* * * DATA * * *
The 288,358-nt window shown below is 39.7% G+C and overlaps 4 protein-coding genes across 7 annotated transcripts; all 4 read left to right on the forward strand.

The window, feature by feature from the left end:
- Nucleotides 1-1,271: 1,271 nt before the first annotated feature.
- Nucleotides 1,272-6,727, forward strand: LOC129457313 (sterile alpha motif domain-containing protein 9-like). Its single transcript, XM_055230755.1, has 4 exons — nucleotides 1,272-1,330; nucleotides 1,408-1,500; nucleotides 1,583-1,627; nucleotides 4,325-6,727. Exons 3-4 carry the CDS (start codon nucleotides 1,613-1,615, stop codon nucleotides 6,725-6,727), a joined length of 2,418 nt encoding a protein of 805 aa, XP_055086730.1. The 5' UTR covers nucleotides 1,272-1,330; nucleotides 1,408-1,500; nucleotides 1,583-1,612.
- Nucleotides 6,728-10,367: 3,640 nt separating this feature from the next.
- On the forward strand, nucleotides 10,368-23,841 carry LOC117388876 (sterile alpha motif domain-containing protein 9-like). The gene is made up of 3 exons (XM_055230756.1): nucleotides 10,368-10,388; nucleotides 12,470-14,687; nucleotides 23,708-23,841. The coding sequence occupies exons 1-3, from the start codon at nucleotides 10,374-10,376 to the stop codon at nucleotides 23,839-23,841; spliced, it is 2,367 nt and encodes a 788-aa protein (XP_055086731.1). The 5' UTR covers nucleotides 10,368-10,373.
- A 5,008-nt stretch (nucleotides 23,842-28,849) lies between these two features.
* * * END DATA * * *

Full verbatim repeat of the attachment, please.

The 288,358-nt window shown below is 39.7% G+C and overlaps 4 protein-coding genes across 7 annotated transcripts; all 4 read left to right on the forward strand.

The window, feature by feature from the left end:
- Nucleotides 1-1,271: 1,271 nt before the first annotated feature.
- Nucleotides 1,272-6,727, forward strand: LOC129457313 (sterile alpha motif domain-containing protein 9-like). Its single transcript, XM_055230755.1, has 4 exons — nucleotides 1,272-1,330; nucleotides 1,408-1,500; nucleotides 1,583-1,627; nucleotides 4,325-6,727. Exons 3-4 carry the CDS (start codon nucleotides 1,613-1,615, stop codon nucleotides 6,725-6,727), a joined length of 2,418 nt encoding a protein of 805 aa, XP_055086730.1. The 5' UTR covers nucleotides 1,272-1,330; nucleotides 1,408-1,500; nucleotides 1,583-1,612.
- Nucleotides 6,728-10,367: 3,640 nt separating this feature from the next.
- On the forward strand, nucleotides 10,368-23,841 carry LOC117388876 (sterile alpha motif domain-containing protein 9-like). The gene is made up of 3 exons (XM_055230756.1): nucleotides 10,368-10,388; nucleotides 12,470-14,687; nucleotides 23,708-23,841. The coding sequence occupies exons 1-3, from the start codon at nucleotides 10,374-10,376 to the stop codon at nucleotides 23,839-23,841; spliced, it is 2,367 nt and encodes a 788-aa protein (XP_055086731.1). The 5' UTR covers nucleotides 10,368-10,373.
- A 5,008-nt stretch (nucleotides 23,842-28,849) lies between these two features.